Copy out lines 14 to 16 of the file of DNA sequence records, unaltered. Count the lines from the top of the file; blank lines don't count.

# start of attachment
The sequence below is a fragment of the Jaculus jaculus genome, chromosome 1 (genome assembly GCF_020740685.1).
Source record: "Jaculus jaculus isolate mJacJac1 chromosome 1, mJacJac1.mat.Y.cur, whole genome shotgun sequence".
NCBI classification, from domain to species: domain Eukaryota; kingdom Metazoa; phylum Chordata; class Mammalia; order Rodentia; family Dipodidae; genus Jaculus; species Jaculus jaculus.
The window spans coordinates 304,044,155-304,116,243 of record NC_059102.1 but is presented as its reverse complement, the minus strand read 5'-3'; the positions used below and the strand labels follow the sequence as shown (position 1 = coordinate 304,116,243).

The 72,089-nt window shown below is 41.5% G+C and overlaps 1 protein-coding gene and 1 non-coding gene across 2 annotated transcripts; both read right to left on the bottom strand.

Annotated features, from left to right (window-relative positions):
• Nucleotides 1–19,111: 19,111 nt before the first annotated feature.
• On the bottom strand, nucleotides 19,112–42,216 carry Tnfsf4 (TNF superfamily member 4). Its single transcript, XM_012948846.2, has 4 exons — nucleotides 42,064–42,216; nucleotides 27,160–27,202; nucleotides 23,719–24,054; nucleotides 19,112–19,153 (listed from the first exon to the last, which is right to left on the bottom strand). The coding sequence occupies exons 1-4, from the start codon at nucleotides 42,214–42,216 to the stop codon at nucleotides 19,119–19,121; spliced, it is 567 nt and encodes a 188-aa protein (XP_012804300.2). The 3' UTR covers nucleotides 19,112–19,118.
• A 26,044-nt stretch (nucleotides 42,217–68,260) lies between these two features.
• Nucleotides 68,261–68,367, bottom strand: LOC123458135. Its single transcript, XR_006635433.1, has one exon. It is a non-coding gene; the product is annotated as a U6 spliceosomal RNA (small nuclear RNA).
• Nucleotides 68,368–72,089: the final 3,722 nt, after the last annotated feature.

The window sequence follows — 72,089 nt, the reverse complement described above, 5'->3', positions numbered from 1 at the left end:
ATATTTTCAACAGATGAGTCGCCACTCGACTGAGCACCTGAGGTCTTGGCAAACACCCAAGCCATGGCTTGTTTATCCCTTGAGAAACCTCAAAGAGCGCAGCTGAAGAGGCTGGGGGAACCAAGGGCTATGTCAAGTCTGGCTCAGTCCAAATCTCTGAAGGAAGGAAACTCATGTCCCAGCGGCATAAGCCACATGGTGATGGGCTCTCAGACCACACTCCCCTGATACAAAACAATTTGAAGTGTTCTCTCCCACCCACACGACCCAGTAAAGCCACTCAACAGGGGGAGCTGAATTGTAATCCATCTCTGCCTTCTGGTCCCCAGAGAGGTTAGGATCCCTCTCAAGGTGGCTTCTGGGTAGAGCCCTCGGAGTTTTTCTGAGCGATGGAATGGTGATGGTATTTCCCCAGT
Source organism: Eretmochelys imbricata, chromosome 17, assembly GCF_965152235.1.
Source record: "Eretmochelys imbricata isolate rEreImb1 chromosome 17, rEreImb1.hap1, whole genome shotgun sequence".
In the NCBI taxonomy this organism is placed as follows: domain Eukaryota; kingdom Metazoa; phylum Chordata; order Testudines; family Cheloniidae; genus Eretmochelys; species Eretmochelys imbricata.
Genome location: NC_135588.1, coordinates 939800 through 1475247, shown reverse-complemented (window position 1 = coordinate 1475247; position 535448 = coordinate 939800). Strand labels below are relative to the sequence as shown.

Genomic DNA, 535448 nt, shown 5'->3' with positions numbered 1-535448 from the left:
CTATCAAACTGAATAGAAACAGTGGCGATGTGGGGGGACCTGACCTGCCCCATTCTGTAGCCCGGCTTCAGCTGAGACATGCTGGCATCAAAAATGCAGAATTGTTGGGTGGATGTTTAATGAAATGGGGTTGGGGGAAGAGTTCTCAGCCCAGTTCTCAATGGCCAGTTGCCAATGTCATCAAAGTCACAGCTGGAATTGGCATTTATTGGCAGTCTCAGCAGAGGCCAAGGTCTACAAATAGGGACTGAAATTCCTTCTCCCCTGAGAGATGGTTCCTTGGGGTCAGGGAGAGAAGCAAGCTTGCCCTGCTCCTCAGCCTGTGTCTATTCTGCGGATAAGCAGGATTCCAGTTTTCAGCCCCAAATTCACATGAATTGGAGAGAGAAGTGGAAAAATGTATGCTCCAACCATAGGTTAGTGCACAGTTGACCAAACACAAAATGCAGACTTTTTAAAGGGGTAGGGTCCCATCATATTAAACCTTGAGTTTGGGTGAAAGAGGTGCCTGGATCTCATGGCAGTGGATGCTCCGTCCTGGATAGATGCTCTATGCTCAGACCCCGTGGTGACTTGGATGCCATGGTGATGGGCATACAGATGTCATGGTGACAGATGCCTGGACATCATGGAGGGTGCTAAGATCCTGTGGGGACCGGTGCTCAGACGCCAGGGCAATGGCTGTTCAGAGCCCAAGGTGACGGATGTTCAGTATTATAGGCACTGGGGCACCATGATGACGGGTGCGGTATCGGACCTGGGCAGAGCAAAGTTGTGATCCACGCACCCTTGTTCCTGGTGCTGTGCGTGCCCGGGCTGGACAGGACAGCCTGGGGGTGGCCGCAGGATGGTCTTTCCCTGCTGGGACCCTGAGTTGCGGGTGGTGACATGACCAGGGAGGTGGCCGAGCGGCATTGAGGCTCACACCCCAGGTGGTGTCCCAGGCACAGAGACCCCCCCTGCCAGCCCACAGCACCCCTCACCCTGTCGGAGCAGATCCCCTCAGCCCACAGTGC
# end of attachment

Source organism: Eretmochelys imbricata, chromosome 17, assembly GCF_965152235.1.
Source record: "Eretmochelys imbricata isolate rEreImb1 chromosome 17, rEreImb1.hap1, whole genome shotgun sequence".
In the NCBI taxonomy this organism is placed as follows: domain Eukaryota; kingdom Metazoa; phylum Chordata; order Testudines; family Cheloniidae; genus Eretmochelys; species Eretmochelys imbricata.